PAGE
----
Curettage may also be recommended if your doctor wishes to send the miscarriage tissue for certain types of testing, such as chromosome analysis, to determine the possible cause of the miscarriage. Suction curettage may be performed in an examination room or in an operating room under anesthesia, depending on the circumstances. Miscarriages occurring after twelve to fourteen weeks gestation usually require formal medical evaluation and have a much higher chance for heavy bleeding and for requiring some form of medical intervention.
Once a miscarriage has been diagnosed by pregnancy hormones or ultrasound, or has already begun to happen, there is nothing that can be done to stop it. The one exception is an incompetent cervix. If this is diagnosed early enough, there is possibility of a cervical cerclage (a stitch placed around the cervix), which can prevent a miscarriage. For most miscarriages, you do not need to go to the hospital unless your doctor directs you to or if you cannot reach your doctor. Advil or Motrin, as well as a heating pad, is recommended for cramps.
If you pass tissue at home, it is important that you collect the tissue the best that you can and place it in some type of clean container or jar, preferably with a lid. This is important to confirm that you actually had a miscarriage and will help your doctor to determine if the miscarriage is complete. Sometimes in an ectopic or tubal pregnancy the woman may bleed and pass only the uterine lining. Without a tissue specimen, it can be very difficult to determine if the woman had a miscarriage or has a tubal pregnancy in progress.
Your doctor may follow up after the miscarriage with testing to try to determine if there was a cause. The amount and types of tests vary with the gestational age of the miscarriage, your age, or how many previous miscarriages you have had. Because you are over 35 years old, you should request that your doctor send the miscarriage tissue for chromosome testing. If a chromosome abnormality is found, other underlying causes of miscarriage are excluded, saving you from additional testing. If you have repeat miscarriages, you may be referred to a specialist. If the fetus was recovered during the miscarriage (usually only in a late miscarriage), your doctor may wish to do testing on the remains. Your physician will most likely recommend that you wait one cycle before trying to conceive again.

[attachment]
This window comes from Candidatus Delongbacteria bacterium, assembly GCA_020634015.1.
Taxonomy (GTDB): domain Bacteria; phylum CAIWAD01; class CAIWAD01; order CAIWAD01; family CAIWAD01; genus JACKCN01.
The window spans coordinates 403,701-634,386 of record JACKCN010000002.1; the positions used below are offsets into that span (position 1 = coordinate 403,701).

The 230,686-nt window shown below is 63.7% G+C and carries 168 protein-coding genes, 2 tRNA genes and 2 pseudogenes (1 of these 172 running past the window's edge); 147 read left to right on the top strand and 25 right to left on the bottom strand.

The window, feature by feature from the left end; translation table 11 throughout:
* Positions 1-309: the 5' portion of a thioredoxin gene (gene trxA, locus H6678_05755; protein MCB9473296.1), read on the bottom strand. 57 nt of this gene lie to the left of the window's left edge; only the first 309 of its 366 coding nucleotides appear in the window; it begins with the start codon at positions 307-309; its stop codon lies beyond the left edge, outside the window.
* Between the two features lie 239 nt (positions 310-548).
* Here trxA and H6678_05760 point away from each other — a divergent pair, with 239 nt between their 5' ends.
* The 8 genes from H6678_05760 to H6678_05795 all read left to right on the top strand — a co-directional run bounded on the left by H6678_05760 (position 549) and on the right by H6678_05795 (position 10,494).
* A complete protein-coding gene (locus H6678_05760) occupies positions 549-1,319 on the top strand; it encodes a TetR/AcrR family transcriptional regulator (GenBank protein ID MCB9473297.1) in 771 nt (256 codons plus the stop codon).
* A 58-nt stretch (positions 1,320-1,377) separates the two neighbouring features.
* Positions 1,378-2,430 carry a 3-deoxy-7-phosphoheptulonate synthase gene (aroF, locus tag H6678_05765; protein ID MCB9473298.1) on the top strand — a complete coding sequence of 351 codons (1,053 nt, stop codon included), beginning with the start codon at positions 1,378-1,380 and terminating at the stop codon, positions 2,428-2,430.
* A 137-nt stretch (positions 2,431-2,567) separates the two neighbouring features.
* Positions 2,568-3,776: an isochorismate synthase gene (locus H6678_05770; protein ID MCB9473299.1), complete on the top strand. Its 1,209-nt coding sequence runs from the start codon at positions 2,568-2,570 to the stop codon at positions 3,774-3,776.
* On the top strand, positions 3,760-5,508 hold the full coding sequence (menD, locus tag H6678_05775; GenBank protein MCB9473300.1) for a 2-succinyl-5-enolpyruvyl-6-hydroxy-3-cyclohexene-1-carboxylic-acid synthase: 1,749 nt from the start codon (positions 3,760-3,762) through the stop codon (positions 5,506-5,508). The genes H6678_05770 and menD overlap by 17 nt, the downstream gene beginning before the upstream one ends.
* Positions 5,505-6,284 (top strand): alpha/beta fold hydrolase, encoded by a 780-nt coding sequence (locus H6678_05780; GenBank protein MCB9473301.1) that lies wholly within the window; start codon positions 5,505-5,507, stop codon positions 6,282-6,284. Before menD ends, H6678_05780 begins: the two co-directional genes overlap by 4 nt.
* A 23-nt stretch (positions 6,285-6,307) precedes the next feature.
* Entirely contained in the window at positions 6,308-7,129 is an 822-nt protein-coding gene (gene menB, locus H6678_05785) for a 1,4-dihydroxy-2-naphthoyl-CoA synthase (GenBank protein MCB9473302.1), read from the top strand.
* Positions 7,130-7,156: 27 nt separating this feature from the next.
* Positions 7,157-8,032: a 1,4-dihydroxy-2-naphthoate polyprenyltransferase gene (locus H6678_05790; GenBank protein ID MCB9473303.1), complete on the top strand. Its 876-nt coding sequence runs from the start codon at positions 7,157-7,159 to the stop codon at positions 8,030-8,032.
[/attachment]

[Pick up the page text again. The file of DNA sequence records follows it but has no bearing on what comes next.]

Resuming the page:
Call your doctor immediately if you experience vaginal bleeding, abdominal pain or cramping, persistent back pain, weakness, dizziness, or urinary pain or burning at any time during pregnancy.
The most important thing to understand about miscarriage is that it is not the woman's fault. There is nothing a woman can do to prevent or stop a miscarriage from happening. Most are nature's way of handling an abnormality. This, however, does not mean that the miscarriage is not a loss and is not important. You should grieve for your lost baby and give yourself time to cope with it. It also does not mean that you are somehow defective as a woman and that you won't be able to have a successful pregnancy in the future.
Well-meaning friends and family often say things that aren't exactly helpful, such as “It's nature's way of correcting a mistake” or “It's better than having a child with a deformity” or “You'll have another one.” These people think they are helping, but they may not be. Take the time you need to mourn the loss you have suffered, and don't let what people say get to you.